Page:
The Morro Castle Disaster

The Morro Castle Disaster


On 8 September 1934, Ward Line’s Morro Castle caught fire on a stormy night off the New Jersey coast as she was returning to New York from Havana. The blaze claimed the lives of 137 of 549 passengers and crewmembers.

The cause of the fire was never definitively determined, abut arson has long been suspected (although never proved). There’s no doubt, however, that some strange things happened on board Morro Castle during the hours leading up to the disaster—such as Captain Robert Willmott suddenly dying after complaining about a “nervous stomach.”

morro castle
Gawkers view burned-out Morro Castle, grounded at Asbury Park, New Jersey.

According to William Warms, the chief officer who assumed command after Willmott’s death, the captain told him the on day of the fire that, “I’m afraid something is going to happen tonight, I can feel it.” Willmott also supposedly told several of his officers that someone was out to both murder him and damage or destroy the liner. He allegedly told them that he suspected assistant radio engineer George Alanga, whom he is said to have described as “a dangerous radical,” was behind the plot.

This much we know: the blaze, which began in a utility closet, quickly spread out of control. Wooden fixtures and fittings fueled the inferno, as did multiple layers of paint covering deck railings and other exterior surfaces. Confusion reigned as a crew largely untrained in emergency procedures either fled the vessel in panic or responded haphazardly or counterproductively. Only six of the ship’s 12 lifeboats were launched. Bodies washed ashore at several points along the New Jersey coast.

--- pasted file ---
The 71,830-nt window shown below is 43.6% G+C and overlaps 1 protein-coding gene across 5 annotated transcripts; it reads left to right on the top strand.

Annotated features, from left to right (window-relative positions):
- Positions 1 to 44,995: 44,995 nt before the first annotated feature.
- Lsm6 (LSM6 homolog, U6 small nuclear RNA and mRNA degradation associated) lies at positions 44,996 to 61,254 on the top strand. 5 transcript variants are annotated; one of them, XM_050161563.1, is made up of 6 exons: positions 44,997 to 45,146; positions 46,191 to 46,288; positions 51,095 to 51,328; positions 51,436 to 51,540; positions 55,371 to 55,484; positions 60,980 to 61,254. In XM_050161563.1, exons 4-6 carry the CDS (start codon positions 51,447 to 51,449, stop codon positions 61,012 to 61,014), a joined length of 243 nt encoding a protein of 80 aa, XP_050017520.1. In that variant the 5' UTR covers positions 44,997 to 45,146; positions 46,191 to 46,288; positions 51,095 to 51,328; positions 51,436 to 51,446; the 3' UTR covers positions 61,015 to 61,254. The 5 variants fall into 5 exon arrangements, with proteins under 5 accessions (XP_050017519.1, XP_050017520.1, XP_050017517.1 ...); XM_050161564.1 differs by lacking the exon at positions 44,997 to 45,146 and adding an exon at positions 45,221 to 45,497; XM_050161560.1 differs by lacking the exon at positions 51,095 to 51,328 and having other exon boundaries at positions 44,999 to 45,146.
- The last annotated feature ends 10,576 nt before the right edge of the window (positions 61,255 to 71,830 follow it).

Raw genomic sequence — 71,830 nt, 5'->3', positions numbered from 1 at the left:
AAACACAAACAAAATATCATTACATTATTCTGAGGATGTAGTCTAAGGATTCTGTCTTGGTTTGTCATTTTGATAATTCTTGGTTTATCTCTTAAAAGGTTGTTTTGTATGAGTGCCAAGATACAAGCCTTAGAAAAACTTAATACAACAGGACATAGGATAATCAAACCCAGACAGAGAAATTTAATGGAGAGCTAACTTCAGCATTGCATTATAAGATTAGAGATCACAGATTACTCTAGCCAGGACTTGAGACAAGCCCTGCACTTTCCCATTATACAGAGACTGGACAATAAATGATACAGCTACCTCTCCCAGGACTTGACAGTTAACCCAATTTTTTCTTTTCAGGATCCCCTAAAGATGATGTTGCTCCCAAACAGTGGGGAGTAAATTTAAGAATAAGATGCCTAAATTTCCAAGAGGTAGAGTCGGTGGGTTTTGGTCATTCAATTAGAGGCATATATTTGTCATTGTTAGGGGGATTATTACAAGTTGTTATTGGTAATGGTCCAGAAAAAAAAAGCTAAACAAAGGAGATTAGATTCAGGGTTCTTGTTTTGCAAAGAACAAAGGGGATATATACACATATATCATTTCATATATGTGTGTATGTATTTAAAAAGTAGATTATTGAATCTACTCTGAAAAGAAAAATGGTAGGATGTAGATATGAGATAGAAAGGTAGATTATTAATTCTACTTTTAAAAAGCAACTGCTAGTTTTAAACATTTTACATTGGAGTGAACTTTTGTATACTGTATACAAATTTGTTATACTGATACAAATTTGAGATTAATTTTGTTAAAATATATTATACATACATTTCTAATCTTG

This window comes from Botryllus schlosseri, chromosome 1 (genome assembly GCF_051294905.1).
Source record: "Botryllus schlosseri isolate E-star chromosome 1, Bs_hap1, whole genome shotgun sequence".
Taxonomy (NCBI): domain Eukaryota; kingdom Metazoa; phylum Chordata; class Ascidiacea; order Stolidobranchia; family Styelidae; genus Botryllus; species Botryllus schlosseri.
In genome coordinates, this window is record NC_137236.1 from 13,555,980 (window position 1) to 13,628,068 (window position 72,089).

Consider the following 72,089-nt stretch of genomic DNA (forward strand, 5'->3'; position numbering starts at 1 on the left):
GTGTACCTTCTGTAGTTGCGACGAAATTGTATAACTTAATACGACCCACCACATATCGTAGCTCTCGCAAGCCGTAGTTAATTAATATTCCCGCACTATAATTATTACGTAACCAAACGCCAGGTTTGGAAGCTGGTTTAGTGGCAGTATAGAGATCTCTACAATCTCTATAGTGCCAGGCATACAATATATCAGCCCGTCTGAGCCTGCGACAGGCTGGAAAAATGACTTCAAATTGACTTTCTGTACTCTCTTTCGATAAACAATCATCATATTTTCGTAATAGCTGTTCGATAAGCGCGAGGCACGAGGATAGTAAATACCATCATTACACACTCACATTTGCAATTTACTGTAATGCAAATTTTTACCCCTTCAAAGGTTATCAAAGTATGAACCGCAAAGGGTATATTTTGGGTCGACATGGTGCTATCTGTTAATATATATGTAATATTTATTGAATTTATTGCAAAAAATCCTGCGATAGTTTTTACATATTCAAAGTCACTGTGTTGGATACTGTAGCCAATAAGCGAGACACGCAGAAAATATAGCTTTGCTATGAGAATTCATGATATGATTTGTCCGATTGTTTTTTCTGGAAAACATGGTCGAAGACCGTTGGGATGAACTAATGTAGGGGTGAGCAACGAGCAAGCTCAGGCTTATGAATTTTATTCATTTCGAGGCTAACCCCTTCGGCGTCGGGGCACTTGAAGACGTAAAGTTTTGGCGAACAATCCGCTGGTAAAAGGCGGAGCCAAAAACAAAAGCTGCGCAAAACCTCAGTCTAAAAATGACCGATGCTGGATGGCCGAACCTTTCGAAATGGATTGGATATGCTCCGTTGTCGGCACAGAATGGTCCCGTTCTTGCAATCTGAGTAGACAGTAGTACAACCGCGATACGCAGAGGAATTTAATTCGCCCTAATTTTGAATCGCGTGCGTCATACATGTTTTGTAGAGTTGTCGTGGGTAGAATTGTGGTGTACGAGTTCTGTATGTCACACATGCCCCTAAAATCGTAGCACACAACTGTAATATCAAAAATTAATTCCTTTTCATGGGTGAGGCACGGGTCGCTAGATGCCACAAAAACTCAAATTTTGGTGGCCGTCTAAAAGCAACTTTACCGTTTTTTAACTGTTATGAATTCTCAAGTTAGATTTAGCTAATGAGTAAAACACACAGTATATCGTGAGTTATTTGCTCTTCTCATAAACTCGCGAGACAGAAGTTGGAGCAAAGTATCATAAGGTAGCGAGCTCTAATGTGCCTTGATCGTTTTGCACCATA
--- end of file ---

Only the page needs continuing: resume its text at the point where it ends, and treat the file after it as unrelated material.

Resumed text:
The Furness liner Monarch of Bermuda, which raced at full speed through the storm in a Carpathia-like race to reach Morro Castle’s side, later brought 70 survivors and one body into New York.

Rescue ship Monarch of Bermuda
Rescue ship Monarch of Bermuda

The still-burning liner eventually beached herself near the Convention Hall in Asbury Park, New Jersey. The wreck became a major tourist attraction until it was towed away for scrap several months later.

Incidentally, if you ever wondered why United States was designed with virtually no wood fittings or trim (other than a single piano), look no further than Morro Castle.

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